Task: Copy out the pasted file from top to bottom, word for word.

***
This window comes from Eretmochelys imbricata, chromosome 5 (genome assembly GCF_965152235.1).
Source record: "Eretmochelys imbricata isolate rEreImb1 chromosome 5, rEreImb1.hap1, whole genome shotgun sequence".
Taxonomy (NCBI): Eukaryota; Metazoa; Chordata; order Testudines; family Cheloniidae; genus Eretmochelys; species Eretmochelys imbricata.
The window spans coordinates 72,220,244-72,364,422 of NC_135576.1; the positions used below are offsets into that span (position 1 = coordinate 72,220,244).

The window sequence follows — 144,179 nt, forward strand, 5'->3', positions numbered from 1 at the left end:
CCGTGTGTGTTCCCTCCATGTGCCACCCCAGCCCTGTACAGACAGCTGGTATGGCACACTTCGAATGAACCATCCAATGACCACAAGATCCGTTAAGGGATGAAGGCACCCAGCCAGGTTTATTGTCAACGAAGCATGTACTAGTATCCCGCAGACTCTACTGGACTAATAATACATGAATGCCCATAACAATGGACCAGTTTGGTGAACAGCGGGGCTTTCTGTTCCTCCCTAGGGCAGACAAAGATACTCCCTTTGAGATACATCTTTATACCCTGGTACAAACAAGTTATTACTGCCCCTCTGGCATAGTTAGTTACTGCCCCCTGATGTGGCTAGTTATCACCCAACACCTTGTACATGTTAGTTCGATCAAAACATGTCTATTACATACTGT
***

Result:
This window comes from Eretmochelys imbricata, chromosome 5 (genome assembly GCF_965152235.1).
Source record: "Eretmochelys imbricata isolate rEreImb1 chromosome 5, rEreImb1.hap1, whole genome shotgun sequence".
Taxonomy (NCBI): Eukaryota; Metazoa; Chordata; order Testudines; family Cheloniidae; genus Eretmochelys; species Eretmochelys imbricata.
The window spans coordinates 72,220,244-72,364,422 of NC_135576.1; the positions used below are offsets into that span (position 1 = coordinate 72,220,244).

The window sequence follows — 144,179 nt, forward strand, 5'->3', positions numbered from 1 at the left end:
CCGTGTGTGTTCCCTCCATGTGCCACCCCAGCCCTGTACAGACAGCTGGTATGGCACACTTCGAATGAACCATCCAATGACCACAAGATCCGTTAAGGGATGAAGGCACCCAGCCAGGTTTATTGTCAACGAAGCATGTACTAGTATCCCGCAGACTCTACTGGACTAATAATACATGAATGCCCATAACAATGGACCAGTTTGGTGAACAGCGGGGCTTTCTGTTCCTCCCTAGGGCAGACAAAGATACTCCCTTTGAGATACATCTTTATACCCTGGTACAAACAAGTTATTACTGCCCCTCTGGCATAGTTAGTTACTGCCCCCTGATGTGGCTAGTTATCACCCAACACCTTGTACATGTTAGTTCGATCAAAACATGTCTATTACATACTGT